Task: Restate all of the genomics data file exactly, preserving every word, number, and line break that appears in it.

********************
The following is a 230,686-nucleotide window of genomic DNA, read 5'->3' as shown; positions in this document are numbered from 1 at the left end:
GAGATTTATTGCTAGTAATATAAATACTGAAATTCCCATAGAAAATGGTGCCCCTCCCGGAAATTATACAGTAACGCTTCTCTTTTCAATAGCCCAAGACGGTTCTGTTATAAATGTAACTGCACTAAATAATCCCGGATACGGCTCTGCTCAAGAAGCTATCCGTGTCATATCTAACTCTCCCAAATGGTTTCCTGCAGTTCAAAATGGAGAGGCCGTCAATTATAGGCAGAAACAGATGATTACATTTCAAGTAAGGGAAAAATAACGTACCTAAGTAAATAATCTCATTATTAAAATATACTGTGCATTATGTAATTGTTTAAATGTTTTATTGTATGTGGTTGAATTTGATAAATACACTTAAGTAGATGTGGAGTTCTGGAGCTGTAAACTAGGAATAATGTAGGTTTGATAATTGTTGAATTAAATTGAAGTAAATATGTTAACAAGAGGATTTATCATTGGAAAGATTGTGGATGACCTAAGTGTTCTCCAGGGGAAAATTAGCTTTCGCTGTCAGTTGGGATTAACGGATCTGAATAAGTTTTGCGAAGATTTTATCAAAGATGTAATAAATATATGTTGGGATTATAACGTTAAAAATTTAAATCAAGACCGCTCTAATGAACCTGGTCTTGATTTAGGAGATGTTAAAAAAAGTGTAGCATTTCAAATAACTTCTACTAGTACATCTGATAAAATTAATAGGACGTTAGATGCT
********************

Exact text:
The following is a 230,686-nucleotide window of genomic DNA, read 5'->3' as shown; positions in this document are numbered from 1 at the left end:
GAGATTTATTGCTAGTAATATAAATACTGAAATTCCCATAGAAAATGGTGCCCCTCCCGGAAATTATACAGTAACGCTTCTCTTTTCAATAGCCCAAGACGGTTCTGTTATAAATGTAACTGCACTAAATAATCCCGGATACGGCTCTGCTCAAGAAGCTATCCGTGTCATATCTAACTCTCCCAAATGGTTTCCTGCAGTTCAAAATGGAGAGGCCGTCAATTATAGGCAGAAACAGATGATTACATTTCAAGTAAGGGAAAAATAACGTACCTAAGTAAATAATCTCATTATTAAAATATACTGTGCATTATGTAATTGTTTAAATGTTTTATTGTATGTGGTTGAATTTGATAAATACACTTAAGTAGATGTGGAGTTCTGGAGCTGTAAACTAGGAATAATGTAGGTTTGATAATTGTTGAATTAAATTGAAGTAAATATGTTAACAAGAGGATTTATCATTGGAAAGATTGTGGATGACCTAAGTGTTCTCCAGGGGAAAATTAGCTTTCGCTGTCAGTTGGGATTAACGGATCTGAATAAGTTTTGCGAAGATTTTATCAAAGATGTAATAAATATATGTTGGGATTATAACGTTAAAAATTTAAATCAAGACCGCTCTAATGAACCTGGTCTTGATTTAGGAGATGTTAAAAAAAGTGTAGCATTTCAAATAACTTCTACTAGTACATCTGATAAAATTAATAGGACGTTAGATGCT